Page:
Viceroy Hotel Group is having a tough go of it in the Middle East. This week the luxury hotel brand was reportedly booted as operator of what is currently branded the Yas Viceroy Abu Dhabi by the hotel's owner Aldar Properties PJSC. They, in turn, inserted Marriott International as manager effective July 1. The news is a double whammy for Viceroy, which, last year, was tossed out as operator of the Viceroy on Dubai's Palm Jumeirah by the hotel's owner Five Holdings. That case is currently in litigation.
In the case of the Yas hotel, reports are that it will be reflagged under Marriott's W brand and go through a renovation. It would be the first W in Abu Dhabi.
A statement from Aldar CEO Talal Al Dhiyebi was bland, though does artfully take a swipe at Viceroy's operational prowess: "Appointing Marriott International to manage the operations of our Yas Island hotel supports our strategy to employ the most reputable international operators and reflects our active approach to the management of our portfolio."
For its part, Alex Kyriakidis, Marriott International president and managing director, Middle East and Africa, offered an equally insipid comment: "We are delighted to work with Aldar to introduce W Hotels on Yas Island, bringing a new dimension to the luxury and lifestyle hospitality offering on the iconic landmark. Marriott International and Aldar share a similar vision for this project and we look forward to infusing the energy and innovative mind-set of the brand into a vibrant destination such as Yas Island."
Viceroy came on as operator of the Yas property back in 2011, marking its entrance into the Middle East, a region seemingly suited to Viceroy's brand of sexy luxury.
Yas is an island off Abu Dhabi and development there was started by Aldar around 2006. Aldar owns seven hotels on the island under various brands including Radisson Blu and Crowne Plaza.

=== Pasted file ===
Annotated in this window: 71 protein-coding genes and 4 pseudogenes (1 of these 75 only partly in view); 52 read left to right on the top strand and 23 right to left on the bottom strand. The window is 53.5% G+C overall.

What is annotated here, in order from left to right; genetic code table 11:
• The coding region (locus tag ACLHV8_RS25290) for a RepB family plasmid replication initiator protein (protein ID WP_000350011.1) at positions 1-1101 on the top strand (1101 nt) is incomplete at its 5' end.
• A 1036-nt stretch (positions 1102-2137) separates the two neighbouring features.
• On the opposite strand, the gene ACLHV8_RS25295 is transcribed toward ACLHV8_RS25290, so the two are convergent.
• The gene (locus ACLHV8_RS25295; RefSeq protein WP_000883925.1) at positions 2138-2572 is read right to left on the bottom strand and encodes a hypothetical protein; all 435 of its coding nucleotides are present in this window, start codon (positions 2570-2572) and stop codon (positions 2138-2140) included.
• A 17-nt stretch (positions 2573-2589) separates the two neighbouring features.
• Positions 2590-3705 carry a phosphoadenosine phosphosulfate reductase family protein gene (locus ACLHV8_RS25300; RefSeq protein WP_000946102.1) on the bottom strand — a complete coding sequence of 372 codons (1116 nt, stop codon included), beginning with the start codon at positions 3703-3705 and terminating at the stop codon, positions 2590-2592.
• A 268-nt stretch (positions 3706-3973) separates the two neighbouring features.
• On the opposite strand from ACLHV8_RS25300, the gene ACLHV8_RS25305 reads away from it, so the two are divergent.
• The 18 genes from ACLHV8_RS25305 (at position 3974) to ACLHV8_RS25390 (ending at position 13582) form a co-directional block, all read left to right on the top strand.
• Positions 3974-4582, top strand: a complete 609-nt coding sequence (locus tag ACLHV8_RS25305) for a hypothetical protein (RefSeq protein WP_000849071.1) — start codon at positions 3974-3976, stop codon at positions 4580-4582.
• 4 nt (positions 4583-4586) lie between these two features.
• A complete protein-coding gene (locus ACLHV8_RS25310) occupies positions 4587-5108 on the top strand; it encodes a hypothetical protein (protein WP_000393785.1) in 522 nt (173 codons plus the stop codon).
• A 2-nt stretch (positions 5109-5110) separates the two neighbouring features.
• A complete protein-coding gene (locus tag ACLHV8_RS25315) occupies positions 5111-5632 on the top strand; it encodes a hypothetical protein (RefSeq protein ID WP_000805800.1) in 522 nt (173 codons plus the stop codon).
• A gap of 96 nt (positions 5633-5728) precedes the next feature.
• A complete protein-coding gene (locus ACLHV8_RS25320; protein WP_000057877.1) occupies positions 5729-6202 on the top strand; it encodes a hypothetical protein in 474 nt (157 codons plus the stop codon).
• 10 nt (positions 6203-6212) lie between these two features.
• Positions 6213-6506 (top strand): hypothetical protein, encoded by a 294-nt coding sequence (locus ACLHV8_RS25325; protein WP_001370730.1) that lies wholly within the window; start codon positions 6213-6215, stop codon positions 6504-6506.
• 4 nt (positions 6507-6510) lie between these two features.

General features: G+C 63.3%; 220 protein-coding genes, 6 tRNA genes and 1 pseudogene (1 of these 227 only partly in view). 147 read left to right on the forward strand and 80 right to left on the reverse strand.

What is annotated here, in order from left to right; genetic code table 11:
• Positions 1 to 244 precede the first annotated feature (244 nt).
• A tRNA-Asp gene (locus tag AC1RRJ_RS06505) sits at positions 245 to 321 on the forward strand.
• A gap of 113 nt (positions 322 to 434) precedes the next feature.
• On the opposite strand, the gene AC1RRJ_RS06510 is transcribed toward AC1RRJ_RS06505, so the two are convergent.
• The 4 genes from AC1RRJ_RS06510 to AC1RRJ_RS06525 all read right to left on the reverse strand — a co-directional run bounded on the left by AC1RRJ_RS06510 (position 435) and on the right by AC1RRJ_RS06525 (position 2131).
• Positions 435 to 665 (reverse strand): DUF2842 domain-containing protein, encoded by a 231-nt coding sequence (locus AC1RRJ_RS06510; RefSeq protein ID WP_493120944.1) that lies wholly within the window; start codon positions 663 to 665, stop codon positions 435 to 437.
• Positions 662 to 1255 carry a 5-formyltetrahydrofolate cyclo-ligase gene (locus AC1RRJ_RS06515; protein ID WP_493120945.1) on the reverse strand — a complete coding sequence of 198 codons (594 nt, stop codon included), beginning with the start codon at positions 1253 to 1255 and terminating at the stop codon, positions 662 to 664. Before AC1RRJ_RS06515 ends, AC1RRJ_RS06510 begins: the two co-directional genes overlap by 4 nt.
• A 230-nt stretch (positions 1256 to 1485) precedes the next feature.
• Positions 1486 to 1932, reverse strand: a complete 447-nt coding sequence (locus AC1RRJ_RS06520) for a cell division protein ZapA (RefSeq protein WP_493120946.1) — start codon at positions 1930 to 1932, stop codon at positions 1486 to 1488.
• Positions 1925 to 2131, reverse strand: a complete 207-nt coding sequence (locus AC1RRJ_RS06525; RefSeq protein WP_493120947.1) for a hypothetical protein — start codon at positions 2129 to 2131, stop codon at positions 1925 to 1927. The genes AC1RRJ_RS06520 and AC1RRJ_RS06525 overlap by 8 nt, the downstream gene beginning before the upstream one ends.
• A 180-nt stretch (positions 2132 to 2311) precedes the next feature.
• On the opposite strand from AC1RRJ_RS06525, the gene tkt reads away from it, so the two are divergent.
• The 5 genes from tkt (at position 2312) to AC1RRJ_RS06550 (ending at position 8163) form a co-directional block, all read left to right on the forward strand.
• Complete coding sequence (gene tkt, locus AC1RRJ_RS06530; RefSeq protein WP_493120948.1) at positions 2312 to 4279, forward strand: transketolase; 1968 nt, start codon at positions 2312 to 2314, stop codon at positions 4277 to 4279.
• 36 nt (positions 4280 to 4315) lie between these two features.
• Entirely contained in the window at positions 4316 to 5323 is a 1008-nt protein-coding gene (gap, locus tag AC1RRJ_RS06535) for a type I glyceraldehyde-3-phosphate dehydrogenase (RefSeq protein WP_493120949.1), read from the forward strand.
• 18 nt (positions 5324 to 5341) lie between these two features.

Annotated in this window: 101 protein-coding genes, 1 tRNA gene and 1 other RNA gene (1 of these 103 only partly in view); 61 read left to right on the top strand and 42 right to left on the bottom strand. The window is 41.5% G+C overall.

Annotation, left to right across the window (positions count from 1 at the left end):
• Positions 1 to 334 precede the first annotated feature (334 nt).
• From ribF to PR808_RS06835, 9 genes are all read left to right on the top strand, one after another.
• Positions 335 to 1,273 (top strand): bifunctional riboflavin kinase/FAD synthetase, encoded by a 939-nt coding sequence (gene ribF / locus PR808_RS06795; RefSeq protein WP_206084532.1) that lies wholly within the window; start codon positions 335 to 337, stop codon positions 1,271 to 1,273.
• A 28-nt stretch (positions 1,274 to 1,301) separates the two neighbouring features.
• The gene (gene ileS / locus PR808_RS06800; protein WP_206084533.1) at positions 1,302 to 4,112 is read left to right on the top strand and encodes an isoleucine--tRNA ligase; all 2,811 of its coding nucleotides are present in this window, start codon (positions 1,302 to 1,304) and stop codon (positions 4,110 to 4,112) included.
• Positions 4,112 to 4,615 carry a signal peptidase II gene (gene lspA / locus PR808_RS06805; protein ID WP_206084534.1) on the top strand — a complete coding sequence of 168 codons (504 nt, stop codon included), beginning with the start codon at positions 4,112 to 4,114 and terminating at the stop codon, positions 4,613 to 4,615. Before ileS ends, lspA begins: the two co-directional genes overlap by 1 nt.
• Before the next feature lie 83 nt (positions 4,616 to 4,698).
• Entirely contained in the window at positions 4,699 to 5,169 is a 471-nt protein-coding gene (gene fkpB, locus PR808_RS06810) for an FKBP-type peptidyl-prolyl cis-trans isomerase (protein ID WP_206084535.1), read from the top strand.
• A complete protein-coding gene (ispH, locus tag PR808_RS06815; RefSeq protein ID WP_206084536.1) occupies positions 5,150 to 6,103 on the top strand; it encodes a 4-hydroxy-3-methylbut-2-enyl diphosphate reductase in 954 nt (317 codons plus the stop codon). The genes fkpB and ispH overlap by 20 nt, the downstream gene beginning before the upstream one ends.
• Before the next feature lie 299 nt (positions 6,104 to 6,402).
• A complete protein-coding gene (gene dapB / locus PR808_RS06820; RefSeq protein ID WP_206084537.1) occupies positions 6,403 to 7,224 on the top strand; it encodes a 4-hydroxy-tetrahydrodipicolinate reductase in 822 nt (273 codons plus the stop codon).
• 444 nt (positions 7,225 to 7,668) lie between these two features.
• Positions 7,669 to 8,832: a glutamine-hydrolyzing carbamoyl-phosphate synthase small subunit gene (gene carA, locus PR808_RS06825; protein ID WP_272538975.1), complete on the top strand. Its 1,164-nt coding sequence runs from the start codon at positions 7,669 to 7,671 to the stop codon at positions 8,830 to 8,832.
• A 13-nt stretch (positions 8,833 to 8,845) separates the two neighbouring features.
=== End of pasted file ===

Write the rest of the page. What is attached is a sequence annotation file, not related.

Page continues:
Ironically, Viceroy's dismissal from the Yas Island property comes at the same time a year ago that it was relieved of managerial duties from the Viceroy on Dubai's Palm Jumeirah. In 2013, Viceroy signed a management agreement with the hotel’s owner, an affiliate of Five Holdings.
Four years later, on June 19 of last year, Five removed Viceroy from the hotel, with CEO Aloki Batra saying at the time: "We believe now is the right time to disrupt the hospitality industry. The people who actually provide a hospitality experience never receive the real benefits while most of the commercial benefits are taken in most cases by operators. This needs to change. There needs to be a much more equitable distribution and we will be introducing this in our hospitality vertical immediately to ensure our philosophy is executed from the heart."
The hotel now is marketed as the FIVE Palm Jumeirah Dubai.
Viceroy, for its part, did not go away without a fight. A few days later, it obtained an injunction from the DIFC Courts—an independent English language common law judiciary, based in the Dubai International Financial Centre (DIFC) with jurisdiction governing civil and commercial disputes nationally, regionally and worldwide—prohibiting Viceroy Palm Jumeirah Dubai owner from preventing Viceroy to manage the hotel.